Coronavirus Update: Washington College responds to coronavirus outbreak. More Info

WC: COVID-19 Response

Health and Wellness

COVID-19 Response guidance on health and wellness.

Last updated March 30, 2020

Are there any cases the virus on campus or in Kent County? 

On March 27, health officials announced the first confirmed case of COVID-19 in Kent County. Neither individual, a male in his 20s nor a male in his 70s, is a member of the Washington College community.  

On March 25, we learned that a Washington College student who lived off-campus and who has returned to their home state has tested positive for the virus. The Kent County Health Department is conducting a community investigation of that case. If you believe you were exposed at that gathering, are exhibiting symptoms including fever, cough, or shortness of breath, and remain in Kent County, please contact the Kent County Health Department at 410-778-7040

How widespread is COVID-19 in Maryland?

The number of cases in Maryland is growing every day. Maryland has been operating under a state of emergency since March 5, when the first three cases were confirmed.

What should I do if start to experience symptoms including cough, fever, and shortness of breath?

If you are a student on campus, please call Health Services at 410-778-7261 (M-F, 8:30-12:00 and 1:00 -4:00). If it is after hours or the weekend, call Public Safety at 410-778-7810. If it is an emergency call 911.  

In general, students, faculty, and staff who are concerned that they may have been exposed to COVID-19 should call their primary care provider.


As of March 27, the Centers for Disease Control and Prevention published new public health recommendations to accommodate new scientific evidence, evolving epidemiology and the need to simplify risk stratification.

What can you do to protect yourself and others from COVID-19? Take everyday preventive steps that are always recommended to slow the spread of respiratory illnesses like colds and flu:

  • Wash your hands often with soap and warm water for at least 20 seconds 
  • Use an alcohol-based hand sanitizer with at least 60 percent alcohol if soap and water are not available 
  • Cover your coughs and sneezes with a tissue, your sleeve, or your elbow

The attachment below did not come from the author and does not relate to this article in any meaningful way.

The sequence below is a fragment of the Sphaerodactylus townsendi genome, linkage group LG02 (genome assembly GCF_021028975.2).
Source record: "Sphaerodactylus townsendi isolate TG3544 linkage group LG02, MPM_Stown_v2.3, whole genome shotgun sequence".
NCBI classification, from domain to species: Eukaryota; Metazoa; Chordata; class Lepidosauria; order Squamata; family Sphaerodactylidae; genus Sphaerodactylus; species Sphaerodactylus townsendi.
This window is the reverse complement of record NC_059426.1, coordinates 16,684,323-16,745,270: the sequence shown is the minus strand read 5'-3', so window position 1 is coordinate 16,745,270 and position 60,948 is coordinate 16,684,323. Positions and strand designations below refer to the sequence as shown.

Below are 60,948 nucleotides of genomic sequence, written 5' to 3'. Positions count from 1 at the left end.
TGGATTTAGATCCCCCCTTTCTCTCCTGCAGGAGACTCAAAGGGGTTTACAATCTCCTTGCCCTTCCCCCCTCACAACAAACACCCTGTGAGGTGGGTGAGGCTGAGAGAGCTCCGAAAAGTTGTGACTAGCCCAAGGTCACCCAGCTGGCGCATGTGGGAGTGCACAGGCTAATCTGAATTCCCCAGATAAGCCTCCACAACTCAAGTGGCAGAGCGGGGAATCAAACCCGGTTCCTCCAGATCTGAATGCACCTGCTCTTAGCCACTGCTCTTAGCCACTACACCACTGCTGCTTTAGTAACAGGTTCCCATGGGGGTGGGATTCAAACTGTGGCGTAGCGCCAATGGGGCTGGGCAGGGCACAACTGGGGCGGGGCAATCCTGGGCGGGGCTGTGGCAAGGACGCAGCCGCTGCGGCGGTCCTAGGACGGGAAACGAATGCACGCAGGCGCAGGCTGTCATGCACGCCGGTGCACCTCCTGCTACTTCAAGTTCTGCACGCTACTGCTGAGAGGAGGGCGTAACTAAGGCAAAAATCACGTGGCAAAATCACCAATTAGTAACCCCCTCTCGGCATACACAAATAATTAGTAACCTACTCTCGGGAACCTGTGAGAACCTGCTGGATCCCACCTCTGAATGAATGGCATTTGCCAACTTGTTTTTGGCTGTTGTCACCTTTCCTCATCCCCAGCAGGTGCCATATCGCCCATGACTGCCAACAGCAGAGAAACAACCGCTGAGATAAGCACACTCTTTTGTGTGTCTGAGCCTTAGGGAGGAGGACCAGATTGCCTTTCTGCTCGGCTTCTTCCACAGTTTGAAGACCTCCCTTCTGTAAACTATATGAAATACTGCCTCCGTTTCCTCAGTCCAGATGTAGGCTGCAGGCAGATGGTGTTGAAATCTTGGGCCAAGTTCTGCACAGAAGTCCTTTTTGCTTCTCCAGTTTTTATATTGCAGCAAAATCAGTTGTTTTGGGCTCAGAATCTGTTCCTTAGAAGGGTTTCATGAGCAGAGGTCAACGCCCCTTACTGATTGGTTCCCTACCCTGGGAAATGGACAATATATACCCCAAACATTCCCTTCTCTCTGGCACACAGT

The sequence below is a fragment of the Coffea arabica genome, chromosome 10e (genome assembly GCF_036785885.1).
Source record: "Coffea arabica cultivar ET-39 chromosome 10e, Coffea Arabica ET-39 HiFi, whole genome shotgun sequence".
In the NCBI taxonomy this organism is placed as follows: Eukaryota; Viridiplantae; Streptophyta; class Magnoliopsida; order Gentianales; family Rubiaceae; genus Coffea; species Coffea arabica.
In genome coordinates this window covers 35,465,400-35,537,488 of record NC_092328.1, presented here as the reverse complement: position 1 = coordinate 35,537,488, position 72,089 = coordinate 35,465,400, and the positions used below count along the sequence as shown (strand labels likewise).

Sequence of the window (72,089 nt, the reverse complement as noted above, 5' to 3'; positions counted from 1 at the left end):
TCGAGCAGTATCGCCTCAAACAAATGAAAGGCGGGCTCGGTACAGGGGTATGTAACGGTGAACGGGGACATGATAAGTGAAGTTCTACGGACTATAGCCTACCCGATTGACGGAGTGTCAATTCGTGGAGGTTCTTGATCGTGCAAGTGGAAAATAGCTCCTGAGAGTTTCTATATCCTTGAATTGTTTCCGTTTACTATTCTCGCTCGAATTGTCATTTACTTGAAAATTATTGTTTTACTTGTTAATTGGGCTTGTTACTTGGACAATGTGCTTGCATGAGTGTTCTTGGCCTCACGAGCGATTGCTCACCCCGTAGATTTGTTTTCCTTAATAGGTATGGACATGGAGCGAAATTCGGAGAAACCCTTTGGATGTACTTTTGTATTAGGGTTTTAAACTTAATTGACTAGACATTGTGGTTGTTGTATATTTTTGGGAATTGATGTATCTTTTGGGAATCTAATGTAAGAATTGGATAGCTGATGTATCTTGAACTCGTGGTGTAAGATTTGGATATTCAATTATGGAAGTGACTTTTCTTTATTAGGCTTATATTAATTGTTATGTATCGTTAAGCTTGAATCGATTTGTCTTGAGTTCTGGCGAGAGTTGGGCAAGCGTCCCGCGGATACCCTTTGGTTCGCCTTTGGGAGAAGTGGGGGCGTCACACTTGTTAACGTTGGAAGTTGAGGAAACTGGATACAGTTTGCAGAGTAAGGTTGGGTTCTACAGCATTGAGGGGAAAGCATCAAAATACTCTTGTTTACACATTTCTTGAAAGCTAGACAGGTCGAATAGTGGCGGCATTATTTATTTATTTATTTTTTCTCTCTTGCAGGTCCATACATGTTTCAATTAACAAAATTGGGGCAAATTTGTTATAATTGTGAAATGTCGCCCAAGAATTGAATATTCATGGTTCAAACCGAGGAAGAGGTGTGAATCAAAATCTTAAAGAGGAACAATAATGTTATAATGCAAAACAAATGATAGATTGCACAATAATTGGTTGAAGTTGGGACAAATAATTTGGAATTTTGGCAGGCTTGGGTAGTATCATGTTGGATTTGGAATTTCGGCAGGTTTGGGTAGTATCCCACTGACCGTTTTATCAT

• Avoid touching your eyes, nose, and mouth 
  • Clean and disinfect frequently touched objects and surfaces using standard cleaning practices 
  • Avoid close contact with people who are sick 
  • If you are sick, stay home, except when seeking medical care 

Stay informed and seek information from reliable, official sources. Be wary of myths, rumors, and misinformation circulating online and elsewhere. Health information shared through social media is frequently inaccurate, unless coming from an official, reliable source such as the CDC, MDH or local health departments. Look for reliable information at  or

Staff: Please observe these measures in your office interactions: 
  • Employees who have symptoms of acute respiratory illness are recommended to stay home and not come to work until they are free of fever (100.4° F [37.8° C] or greater using an oral thermometer), signs of a fever, and any other symptoms for at least 24 hours, without the use of fever-reducing or other symptom-altering medicines (e.g. cough suppressants). Employees should notify their supervisor and stay home if they are sick.
  • Maintain a distance of six feet from others. 
  • Don’t shake hands. 
  • Hold virtual meetings when possible. 
  • Find alternatives to non-essential meetings of 10 or more people. Per the CDC’s most recent guidance, events of any size should only be continued if they can be carried out with adherence to guidelines for protecting vulnerable populations, hand hygiene, and social distancing.